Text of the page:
Despite the growing number of vulnerabilities and the requirement to be prepared to face the next threat, the resources—both in funding and personnel—have remained relatively flat in both the public and private sectors during the past five to 10 years, Schaeffer notes. This concerns him.
To address the level of funding, the IAD has been working to maximize the value of solutions in which it invests. One activity that supports this effort is the collaboration among government organizations that enables them to share and learn from each other’s experiences.
Schaeffer is even more concerned about the amount of personnel that will be available in the coming years to meet the ever-changing challenges that new technology poses. Most system owners rely on their agencies’ network managers and systems administrators to provide information assurance. But Schaeffer does not believe that the
One look at the number of students receiving advanced degrees in the areas of science, technology, engineering and mathematics in other nations illustrates why Schaeffer is concerned. The number far outweighs the amount of
The NSA has been doing what it can to address this issue since 1999. It also began working with the U.S. Department of Homeland Security to create centers of academic excellence and information assurance programs at major universities. These institutions received a five-year certification, and the number of universities involved in the program has grown from seven a decade ago to more than 100 today. However, Schaeffer points out that many of the certified institutions are not being re-certified because they have shifted their curriculum or their faculty members have been lax in keeping up to date.
The challenge of inspiring middle school and high school students with the hard sciences must be addressed. “I worry more than a little about where the people are going to come from in this mission area in the future,” Schaeffer says.
There are additional causes for concern. Schaeffer summarizes the threats to information assurance in two words: real and growing. The rate of Internet usage expansion is mind boggling with millions of e-mails being exchanged every minute and billions of Internet users today. This only increases the number of tools, capabilities and training opportunities for cybermarauders. “It is a force multiplier,” he states.
And while standards are desirable as industry creates new products for government and military use, they can become a detriment to information assurance. The commonality among the devices enables those who wish to do harm to find a single vulnerability that can be exploited against an entire network of devices. Consequently, users must have a much greater sense of their risk whenever and however they use a device, Schaeffer notes.
These conditions require that the NSA views cybersecurity from an entirely different perspective. It must determine what information is critical and how it might be compromised, which calls for a new set of technology and behavioral solutions.
For example, many people are concerned about identity theft, but one look at social networking sites such as Facebook and MySpace demonstrates that many people—particularly teenagers—are willing to put a great deal of personal information on the Internet. By simply viewing this information, a cybermarauder has what is needed to impersonate them. “The ability of someone to create a persona based on information gleaned from across the spectrum of social networking sites is something we should all be concerned about,” he relates.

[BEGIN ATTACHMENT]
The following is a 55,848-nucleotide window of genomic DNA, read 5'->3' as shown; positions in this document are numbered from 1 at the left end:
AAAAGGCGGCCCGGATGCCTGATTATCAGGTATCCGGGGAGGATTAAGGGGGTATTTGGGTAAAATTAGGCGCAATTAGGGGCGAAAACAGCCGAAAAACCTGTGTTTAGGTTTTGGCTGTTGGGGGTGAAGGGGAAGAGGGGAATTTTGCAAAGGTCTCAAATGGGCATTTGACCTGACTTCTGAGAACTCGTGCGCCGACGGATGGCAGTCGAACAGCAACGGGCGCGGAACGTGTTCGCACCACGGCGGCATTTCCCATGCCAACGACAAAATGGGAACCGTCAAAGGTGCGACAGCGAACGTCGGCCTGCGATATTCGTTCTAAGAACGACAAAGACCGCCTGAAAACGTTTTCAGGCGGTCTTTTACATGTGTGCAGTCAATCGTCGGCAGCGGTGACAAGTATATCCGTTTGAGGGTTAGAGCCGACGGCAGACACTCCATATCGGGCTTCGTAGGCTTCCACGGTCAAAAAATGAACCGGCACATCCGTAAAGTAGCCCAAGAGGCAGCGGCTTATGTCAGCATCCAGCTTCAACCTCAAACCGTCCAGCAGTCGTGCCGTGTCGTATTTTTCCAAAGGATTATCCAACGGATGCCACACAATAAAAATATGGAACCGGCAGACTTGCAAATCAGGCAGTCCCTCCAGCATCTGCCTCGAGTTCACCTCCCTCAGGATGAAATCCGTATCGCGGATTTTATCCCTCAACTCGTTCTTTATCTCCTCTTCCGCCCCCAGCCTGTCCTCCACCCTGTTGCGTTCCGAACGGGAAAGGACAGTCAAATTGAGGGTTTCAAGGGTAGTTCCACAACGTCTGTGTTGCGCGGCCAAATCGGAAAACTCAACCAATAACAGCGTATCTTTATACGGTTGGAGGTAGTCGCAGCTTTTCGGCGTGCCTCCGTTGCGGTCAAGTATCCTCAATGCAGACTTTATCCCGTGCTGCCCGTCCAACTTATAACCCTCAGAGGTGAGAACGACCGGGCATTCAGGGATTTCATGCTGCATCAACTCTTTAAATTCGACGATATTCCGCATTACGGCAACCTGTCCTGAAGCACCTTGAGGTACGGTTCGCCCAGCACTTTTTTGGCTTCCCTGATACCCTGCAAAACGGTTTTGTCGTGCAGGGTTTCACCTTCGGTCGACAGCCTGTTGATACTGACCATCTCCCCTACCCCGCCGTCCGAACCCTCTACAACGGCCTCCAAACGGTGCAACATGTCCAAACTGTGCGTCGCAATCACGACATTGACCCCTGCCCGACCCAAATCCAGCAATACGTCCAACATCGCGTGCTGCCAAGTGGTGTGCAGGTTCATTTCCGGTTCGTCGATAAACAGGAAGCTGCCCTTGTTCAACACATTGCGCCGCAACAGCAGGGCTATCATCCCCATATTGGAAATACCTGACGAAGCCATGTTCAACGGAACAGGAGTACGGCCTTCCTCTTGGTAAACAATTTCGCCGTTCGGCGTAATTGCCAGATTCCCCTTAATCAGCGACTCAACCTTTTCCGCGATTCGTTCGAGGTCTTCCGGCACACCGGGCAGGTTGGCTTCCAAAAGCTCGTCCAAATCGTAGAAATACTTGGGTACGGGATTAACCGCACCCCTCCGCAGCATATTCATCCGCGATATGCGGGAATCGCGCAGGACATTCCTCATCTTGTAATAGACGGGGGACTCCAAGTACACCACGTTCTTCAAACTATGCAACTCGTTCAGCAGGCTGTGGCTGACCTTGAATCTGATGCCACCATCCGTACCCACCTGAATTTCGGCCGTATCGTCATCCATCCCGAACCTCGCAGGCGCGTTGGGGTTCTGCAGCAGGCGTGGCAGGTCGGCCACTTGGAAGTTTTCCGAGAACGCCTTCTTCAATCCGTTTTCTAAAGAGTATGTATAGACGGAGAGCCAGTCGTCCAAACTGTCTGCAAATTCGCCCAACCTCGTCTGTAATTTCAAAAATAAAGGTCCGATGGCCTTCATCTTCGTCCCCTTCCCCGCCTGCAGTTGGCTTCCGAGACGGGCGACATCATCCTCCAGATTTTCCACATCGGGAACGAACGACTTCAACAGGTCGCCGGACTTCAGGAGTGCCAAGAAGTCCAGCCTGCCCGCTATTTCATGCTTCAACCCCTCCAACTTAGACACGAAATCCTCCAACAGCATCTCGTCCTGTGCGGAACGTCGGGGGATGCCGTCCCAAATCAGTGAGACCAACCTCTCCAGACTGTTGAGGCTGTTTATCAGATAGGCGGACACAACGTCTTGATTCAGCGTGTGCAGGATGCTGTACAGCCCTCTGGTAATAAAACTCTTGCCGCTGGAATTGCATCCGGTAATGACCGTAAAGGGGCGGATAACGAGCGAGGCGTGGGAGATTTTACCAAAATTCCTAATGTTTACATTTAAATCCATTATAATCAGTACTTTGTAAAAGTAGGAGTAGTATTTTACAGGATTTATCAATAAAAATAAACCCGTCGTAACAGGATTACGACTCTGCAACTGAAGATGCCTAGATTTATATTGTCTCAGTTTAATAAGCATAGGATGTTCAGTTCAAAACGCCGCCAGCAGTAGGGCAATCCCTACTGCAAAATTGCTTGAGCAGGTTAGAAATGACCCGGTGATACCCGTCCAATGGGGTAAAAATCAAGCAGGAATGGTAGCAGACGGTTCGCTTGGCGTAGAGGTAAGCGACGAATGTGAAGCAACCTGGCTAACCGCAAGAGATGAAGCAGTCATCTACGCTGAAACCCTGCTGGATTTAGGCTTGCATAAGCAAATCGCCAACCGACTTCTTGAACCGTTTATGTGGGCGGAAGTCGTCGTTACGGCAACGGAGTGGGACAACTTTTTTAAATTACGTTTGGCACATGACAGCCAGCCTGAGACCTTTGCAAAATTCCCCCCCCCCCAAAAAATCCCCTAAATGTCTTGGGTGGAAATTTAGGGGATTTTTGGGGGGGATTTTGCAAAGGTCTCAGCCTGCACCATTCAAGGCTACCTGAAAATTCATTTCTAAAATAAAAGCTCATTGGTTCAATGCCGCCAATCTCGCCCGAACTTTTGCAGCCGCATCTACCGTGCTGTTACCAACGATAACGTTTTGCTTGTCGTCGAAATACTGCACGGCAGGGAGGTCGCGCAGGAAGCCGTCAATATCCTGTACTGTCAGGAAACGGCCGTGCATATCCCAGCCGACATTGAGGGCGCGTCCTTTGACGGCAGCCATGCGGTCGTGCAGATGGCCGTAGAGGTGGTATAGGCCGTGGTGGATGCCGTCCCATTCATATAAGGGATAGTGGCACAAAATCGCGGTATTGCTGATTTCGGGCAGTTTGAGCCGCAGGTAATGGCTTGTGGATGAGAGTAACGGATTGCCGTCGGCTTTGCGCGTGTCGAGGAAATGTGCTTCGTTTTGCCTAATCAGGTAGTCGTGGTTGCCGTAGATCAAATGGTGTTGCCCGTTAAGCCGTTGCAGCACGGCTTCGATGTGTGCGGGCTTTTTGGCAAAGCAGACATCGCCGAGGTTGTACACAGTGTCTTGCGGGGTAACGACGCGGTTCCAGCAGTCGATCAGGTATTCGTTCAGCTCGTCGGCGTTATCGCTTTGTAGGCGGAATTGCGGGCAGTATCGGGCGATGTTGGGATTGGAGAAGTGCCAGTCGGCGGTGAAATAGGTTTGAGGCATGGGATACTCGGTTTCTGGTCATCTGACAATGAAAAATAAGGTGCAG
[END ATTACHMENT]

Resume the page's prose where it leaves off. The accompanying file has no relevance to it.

In addition, once information is placed on the Internet, it is there forever. “Those are the things that lead us to say that threats are growing, not just because of the tools but also because of the ease by which those who might do harm have access to the tools. It is growing because of our individual behavior, the things we do every day,” Schaeffer states. The threat will continue to morph as technology evolves and uses continue to develop, he adds.
Industry has a large part to play in ensuring that systems and information remain secure. Schaeffer calls on the commercial sector to improve its solutions. “Assurance of software is nowhere near where we would like it to be,” he states. While he appreciates the need for speed to move new products to market, he believes companies must conduct more rigorous testing for vulnerabilities.
This is one area where it is imperative that government and industry collaborate. For example, the NSA worked with the U.S. Air Force and Microsoft Corporation to develop a secure configuration for the Windows Vista operating system. Essentially, equipment is delivered with most security features turned on rather than left off. The Office of Management and Budget adopted it, and it became the Federal Desktop Core Configuration (FDCC). A federal government mandate requires that all agencies use the FDCC as a baseline for their systems.
Schaeffer encourages companies to contact the NSA through its Business Affairs Office. He has found that the time invested in meeting with companies is worthwhile. IAD personnel are able to make firms aware of architectural or implementation flaws that are easier and more cost effective to fix prior to production.
The agency’s Web site also is a solid resource of information, Schaeffer notes. It includes the Suite B background information as well as configuration and best practice guides.
National Security Agency Information Assurance: www.nsa.gov/ia
NSA Suite B Cryptography: www.nsa.gov/ia/programs/suiteb_cryptography/index.shtml
NSA Information Assurance Business Affairs Office: www.nsa.gov/ia/business_research/ia_bao/index.shtml
Federal Desktop Core Configuration: http://nvd.nist.gov/fdcc/index.cfm